From Dr. Stahl:
Imaging and Imagining Illness explores the effects of imaging technologies on patients’ body image and self-understanding as well as the ways they influence our cultural understandings of illness. The project began as a collaboration between my sister Darian Goldin Stahl and myself. After I was diagnosed with multiple sclerosis, I shared my stories of living with MS as well as my MRIs with Darian. As a print artist, Darian began using my scans in her artwork as a way to give a more complete picture of what it is like to live with illness. Darian’s art had a profound effect on how I saw myself and inspired me to open our collaboration to others. We invited four other scholars to build on our work from their unique disciplines and shed light on the meaning of illness and the impact medical imaging can have on our cultural imagination. Drs. Therese Jones and Kirsten Ostherr offer reflections from their disciplines of medical humanities and visual culture and media studies. Having read all of the previous chapters, Drs. Ellen T. Armour and Jeff P. Bishop build on previous insights and add reflections from theology and philosophy. By engaging illness through multiple disciplines, the book represents the many ways we can understand and represent illness.
Center Assistant Professor Dr. Devan Stahl recently attended the Summer Institute on Theology and Disability in Azusa, California, held June 5-8. Dr. Stahl presented at two workshops. In “Recovering Christian Charity,” she presented on the history of disability charity in American culture to understand why many disability advocates reject charity. The workshop offered possibilities for recovering the traditional understanding of charity within the church and challenged Christians to understand charity in ways that do not demean or dehumanize persons with disabilities.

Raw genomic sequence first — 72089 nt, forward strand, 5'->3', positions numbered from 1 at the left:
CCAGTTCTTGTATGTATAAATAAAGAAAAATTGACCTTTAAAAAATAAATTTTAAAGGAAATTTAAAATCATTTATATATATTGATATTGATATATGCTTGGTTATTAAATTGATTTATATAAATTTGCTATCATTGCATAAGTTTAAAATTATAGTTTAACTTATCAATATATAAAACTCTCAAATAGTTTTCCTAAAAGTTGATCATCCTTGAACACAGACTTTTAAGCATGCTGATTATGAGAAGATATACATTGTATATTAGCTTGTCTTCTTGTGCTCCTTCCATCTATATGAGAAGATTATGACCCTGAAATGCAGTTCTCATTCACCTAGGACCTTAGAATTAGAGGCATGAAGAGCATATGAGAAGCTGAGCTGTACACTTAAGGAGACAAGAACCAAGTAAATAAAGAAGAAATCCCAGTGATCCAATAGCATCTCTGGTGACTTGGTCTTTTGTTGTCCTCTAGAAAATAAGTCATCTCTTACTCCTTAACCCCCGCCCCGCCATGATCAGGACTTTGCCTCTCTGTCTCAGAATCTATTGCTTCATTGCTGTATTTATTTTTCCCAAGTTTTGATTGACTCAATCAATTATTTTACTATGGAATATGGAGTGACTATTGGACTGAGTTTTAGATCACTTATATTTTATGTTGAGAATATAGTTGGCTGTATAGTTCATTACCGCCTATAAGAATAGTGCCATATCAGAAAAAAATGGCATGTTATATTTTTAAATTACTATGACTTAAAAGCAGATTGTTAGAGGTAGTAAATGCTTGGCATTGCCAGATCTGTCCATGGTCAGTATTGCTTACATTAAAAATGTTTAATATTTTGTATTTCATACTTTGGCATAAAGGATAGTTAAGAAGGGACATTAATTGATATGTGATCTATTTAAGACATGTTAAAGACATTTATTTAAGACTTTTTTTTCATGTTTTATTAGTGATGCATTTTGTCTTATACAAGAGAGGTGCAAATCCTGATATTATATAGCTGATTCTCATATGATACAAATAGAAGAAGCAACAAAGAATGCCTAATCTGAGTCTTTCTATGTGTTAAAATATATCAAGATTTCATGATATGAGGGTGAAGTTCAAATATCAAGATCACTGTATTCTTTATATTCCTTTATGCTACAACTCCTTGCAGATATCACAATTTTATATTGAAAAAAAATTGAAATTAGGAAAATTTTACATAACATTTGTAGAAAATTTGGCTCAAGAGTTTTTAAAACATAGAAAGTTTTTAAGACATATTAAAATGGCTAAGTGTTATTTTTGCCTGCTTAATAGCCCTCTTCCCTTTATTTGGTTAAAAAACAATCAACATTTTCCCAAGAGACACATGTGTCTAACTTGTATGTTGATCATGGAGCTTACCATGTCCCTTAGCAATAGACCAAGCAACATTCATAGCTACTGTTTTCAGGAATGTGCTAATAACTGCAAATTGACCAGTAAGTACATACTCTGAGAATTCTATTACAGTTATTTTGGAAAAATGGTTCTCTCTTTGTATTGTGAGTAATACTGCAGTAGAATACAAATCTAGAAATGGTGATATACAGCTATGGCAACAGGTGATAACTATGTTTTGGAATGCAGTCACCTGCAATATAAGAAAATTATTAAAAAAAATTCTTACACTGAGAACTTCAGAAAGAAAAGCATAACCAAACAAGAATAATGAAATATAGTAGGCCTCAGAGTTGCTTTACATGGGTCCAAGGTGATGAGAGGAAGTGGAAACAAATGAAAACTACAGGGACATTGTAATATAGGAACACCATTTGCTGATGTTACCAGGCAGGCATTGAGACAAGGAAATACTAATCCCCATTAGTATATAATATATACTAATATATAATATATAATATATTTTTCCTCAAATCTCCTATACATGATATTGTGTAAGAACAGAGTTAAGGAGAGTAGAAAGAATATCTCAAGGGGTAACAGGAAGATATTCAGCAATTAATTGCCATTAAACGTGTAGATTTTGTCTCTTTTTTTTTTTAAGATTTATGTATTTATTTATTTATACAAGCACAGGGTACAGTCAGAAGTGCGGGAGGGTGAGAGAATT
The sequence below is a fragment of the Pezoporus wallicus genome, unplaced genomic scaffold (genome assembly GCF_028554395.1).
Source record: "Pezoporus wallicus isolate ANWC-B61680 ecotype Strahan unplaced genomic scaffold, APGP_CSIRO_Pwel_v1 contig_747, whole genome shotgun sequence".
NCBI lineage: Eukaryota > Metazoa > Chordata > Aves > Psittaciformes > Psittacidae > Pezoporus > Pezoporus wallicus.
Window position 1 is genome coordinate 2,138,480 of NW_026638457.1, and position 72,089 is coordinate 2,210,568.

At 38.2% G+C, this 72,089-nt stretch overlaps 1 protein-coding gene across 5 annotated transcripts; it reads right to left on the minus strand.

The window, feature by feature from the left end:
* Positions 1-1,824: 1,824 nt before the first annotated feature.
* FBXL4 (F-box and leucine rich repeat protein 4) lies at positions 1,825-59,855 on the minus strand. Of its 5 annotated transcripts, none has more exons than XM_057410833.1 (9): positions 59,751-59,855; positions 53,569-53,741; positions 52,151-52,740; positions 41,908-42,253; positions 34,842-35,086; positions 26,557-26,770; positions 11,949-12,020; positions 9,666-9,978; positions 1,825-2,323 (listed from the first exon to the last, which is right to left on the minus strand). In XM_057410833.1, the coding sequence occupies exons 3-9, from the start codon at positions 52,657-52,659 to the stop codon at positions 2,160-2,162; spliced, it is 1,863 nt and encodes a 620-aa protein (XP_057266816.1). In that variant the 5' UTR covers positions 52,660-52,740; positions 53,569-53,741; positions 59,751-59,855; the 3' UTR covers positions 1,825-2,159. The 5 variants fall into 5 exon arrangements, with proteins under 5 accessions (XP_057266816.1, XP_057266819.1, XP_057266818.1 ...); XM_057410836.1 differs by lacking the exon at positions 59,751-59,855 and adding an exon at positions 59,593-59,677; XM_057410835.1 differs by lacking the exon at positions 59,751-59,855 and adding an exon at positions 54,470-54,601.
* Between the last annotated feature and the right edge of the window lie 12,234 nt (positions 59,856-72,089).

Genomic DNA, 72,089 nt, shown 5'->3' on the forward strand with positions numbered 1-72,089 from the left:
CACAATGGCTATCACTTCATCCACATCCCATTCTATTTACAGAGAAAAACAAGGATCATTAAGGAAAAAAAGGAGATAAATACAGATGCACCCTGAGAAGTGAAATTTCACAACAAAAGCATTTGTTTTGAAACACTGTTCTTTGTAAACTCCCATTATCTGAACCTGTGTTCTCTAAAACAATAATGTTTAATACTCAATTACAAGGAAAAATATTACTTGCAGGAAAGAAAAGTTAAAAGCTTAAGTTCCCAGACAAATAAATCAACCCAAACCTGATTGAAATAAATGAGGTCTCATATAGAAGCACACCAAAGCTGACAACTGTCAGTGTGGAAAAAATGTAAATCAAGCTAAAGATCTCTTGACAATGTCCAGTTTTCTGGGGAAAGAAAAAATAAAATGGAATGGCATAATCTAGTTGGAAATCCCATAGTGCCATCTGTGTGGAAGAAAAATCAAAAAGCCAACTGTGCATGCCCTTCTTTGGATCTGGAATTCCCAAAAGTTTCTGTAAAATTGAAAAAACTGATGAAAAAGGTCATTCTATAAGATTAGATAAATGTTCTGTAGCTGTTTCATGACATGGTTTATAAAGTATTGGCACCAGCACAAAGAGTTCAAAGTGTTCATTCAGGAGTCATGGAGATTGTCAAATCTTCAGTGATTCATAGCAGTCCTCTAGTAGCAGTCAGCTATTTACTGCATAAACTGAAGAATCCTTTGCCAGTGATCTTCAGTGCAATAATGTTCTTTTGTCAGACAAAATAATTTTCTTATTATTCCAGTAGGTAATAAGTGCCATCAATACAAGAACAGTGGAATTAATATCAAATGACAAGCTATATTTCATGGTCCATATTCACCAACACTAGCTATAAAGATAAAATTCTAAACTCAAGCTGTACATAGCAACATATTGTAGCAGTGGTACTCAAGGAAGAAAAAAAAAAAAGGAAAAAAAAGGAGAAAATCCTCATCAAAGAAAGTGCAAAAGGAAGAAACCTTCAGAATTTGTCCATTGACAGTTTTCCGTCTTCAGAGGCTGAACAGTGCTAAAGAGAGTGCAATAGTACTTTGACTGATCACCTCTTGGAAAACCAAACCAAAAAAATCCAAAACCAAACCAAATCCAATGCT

In the second workshop, “Reflections on Embodiment and Disability Advocacy,” Dr. Stahl joined a group of panelists offering personal reflections on how their understandings of and relationship to their own bodies impact how they carry out their scholarship and advocacy work in disability. The workshop aimed to encourage disability advocates to pay attention to their own embodiment and experience, to think about how that connects to the work they do, and how to use one’s own experiences to make their work deeper and more helpful.
Assistant Professor Dr. Devan Stahl recently attended and presented at the 2016 Summer Institute on Theology and Disability, held in Holland, MI on May 23-26, 2016. Dr. Stahl presented on “Disability Bioethics: How Faith and Ethics influence Health Care.”
Dr. Stahl’s presentation highlighted the intersections of disability ethics, bioethics, and religion as they relate to how people with disabilities are cared for and treated in the health care system. She highlighted both longstanding and recent debates in bioethics concerning disability rights and how these debates influence (and are influenced by) medical research and practice. Dr. Stahl also discussed how various Christian traditions within the American context have understood the role of medicine in the care of people with disabilities as well as the theologies that led many churches to support the American Eugenics movement in the past and various genetic technologies in the present. Dr. Stahl addressed strategies for churches to become better allies for people with disabilities as well as how they can help congregants navigate the medical system and deliberate the use of medical technologies for persons with disabilities.